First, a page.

By Loren Grush, ,
Published October 28, 2015
A chemical commonly found in seafood may lead to kidney damage – even at levels considered safe for human consumption, a new study in mice has revealed.
In light of these findings, researchers are calling for more regulation of the neurotoxin, domoic acid, hoping that officials will reconsider how much is safe to eat.
Produced by algae in the world’s oceans, domoic acid is a natural toxin that accumulates in bottom feeders such as mussels, clams and scallops. The Food and Drug Administration (FDA) currently limits the amount of domoic acid that can be consumed by humans, since the chemical is already known to cause brain damage at high concentrations – a condition known as amnesic shellfish poisoning.
But recently, the neurotoxin is becoming more prominent in coastal regions – likely due to environmental reasons – causing it to show up more frequently in larger sea creatures, such as fish and even dolphins. According to the study author P. Darwin Bell, the researchers were interested in reexamining domoic acid based on a fellow colleague’s research of the chemical in relation to sea lions.
“The sea lions get a disease that causes them to have neurological symptoms and actually causes death,” Bell, of the Medical University of South Carolina in Charleston, told FoxNews.com. “So he’s been working … to identify biomarkers for sea lion toxicity of domoic acid, and he found that the amount of their red blood cells increased. So there is a little bit of evidence that there might be a kidney component to this disease.”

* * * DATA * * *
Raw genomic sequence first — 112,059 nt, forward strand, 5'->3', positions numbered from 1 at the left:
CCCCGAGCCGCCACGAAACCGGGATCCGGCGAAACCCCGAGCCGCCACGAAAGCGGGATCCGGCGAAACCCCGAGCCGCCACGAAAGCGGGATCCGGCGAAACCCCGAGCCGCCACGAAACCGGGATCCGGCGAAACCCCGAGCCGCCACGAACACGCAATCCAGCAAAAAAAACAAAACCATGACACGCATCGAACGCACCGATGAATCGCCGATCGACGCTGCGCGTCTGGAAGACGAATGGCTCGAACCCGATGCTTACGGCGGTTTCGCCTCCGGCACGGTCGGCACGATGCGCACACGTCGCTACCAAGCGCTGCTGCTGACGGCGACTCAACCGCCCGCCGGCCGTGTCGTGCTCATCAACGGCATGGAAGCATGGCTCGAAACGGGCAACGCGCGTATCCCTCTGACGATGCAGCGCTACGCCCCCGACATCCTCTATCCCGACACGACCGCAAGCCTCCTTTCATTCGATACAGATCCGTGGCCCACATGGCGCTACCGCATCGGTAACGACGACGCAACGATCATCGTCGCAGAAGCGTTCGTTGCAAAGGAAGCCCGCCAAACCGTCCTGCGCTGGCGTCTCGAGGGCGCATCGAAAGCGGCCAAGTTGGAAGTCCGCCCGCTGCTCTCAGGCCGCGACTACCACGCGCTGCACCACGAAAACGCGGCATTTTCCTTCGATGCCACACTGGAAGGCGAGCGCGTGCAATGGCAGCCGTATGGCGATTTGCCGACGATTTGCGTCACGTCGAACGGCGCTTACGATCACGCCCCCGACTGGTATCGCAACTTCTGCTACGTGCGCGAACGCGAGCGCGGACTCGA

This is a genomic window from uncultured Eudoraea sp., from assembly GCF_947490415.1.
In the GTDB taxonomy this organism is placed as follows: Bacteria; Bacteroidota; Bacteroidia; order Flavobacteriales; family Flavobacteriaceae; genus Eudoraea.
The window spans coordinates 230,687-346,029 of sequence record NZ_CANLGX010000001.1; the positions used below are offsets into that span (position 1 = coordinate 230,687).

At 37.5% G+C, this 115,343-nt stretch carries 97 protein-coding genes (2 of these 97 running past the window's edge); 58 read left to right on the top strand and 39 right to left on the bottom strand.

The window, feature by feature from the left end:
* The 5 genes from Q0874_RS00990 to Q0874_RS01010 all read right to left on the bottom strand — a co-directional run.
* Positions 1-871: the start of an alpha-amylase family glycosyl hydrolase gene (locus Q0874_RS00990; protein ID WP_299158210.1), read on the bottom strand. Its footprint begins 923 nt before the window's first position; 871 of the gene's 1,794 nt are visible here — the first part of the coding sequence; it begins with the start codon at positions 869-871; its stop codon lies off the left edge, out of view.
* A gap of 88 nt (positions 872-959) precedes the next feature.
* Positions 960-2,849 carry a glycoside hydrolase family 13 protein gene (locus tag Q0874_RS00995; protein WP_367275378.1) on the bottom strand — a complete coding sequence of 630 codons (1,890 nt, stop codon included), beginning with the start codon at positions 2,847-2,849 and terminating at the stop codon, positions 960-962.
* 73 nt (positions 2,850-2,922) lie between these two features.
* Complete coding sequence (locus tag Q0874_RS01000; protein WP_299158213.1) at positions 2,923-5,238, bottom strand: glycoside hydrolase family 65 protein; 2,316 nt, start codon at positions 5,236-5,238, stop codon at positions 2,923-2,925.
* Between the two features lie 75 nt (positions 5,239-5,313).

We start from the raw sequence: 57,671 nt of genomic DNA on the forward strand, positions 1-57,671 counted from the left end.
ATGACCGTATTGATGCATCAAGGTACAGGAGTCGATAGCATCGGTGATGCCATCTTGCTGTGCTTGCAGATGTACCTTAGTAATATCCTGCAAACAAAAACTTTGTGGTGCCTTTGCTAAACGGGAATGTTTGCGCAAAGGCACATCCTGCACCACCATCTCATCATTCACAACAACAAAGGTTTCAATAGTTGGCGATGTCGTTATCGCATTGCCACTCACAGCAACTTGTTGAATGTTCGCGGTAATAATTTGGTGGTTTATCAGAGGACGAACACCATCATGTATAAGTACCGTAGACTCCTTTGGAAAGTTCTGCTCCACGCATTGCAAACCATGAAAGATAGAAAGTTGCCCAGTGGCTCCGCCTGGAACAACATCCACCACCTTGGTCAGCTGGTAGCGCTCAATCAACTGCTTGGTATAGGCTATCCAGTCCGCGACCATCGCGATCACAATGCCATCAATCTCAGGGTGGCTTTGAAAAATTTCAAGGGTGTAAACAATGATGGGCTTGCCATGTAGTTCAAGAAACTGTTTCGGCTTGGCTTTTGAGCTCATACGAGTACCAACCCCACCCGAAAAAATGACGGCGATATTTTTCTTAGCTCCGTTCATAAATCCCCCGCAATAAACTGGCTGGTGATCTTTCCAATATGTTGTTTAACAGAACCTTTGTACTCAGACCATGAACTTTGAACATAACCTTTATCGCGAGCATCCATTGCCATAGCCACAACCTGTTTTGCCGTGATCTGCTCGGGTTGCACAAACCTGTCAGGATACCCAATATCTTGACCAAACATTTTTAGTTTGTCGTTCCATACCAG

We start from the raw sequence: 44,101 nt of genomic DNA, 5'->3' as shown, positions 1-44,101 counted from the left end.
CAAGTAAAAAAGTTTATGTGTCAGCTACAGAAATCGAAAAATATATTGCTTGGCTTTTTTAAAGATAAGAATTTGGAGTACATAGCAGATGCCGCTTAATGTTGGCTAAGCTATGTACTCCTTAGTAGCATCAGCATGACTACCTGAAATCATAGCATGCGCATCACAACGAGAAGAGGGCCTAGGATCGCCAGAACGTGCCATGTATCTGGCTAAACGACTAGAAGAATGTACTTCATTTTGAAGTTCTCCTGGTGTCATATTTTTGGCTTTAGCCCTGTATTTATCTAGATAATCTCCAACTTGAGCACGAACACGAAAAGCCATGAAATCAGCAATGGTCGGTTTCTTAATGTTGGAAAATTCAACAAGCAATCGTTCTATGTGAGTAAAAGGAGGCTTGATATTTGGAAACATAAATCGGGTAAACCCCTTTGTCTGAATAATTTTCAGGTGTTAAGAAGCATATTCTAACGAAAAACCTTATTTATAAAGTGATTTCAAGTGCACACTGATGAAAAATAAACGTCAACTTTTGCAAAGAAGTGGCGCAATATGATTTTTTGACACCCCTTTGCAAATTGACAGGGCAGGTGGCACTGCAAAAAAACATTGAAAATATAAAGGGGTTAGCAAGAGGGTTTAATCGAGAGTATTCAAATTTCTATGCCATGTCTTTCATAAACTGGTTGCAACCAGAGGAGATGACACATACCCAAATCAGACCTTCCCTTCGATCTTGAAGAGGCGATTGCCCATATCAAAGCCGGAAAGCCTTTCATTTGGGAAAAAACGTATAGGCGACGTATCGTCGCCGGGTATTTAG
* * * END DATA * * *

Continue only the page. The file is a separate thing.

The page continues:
Hoping to look further into domoic acid’s effects on the kidneys, Bell and his colleague Jason Funk set up a series of experiments in mice, analyzing how consumption of the chemical affected the rodents’ kidney health. They found that the domoic acid very quickly damaged the mice’s kidneys, even at very low concentrations.
“We looked further at lower and lower concentrations of domoic acid, and it actually caused kidney damage at a hundred times lower than what causes injury in the brain,” Bell said. “The FDA sets the limit of domoic acid that can be consumed by humans at 20 parts per million (ppm)… The government says below this it doesn’t cause any neurologic affects, but the kidney is affected at a hundred times lower than this concentration.”
According to Bell, domoic acid acts as an analog to glutamate, a neurotransmitter in the brain that delivers important information between the synapses. Glutamate receptors, which bind to glutamate (and consequently domoic acid), are primarily located in the brain and central nervous system, but they are also found in the kidneys.
Bell explained that domoic acid doesn’t cross through the blood-brain barrier easily, so it’s the responsibility of the kidney’s glutamate receptors to clear the chemical from the body. However, this makes the kidneys much more sensitive to buildup of the neurotoxin.
“The kidney is actually what helps to eliminate domoic acid,” Bell said. “So when you take it in, the kidney is responsible for getting rid of it. The kidney actually accumulates domoic acid, and the receptors bind to [it], and they get overwhelmed.”
Though their study still needs to be verified in humans, Bell and Funk are arguing for increased monitoring of domoic acid levels in all seafood, in case the findings do translate. Additionally, domoic acid is very heat resistant and cannot be cooked out of food, so FDA regulation is the best way to limit exposure to the chemical from foods.
“Although we have not looked at this directly, it’s quite possible that individuals who have chronic kidney disease, very young children or the elderly may be more sensitive to domoic acid than healthy individuals,” Bell said. “So we think folks should be cautious in regards to seafood consumption.”
The research was published in the most recent issue of the Journal of the American Society of Nephrology.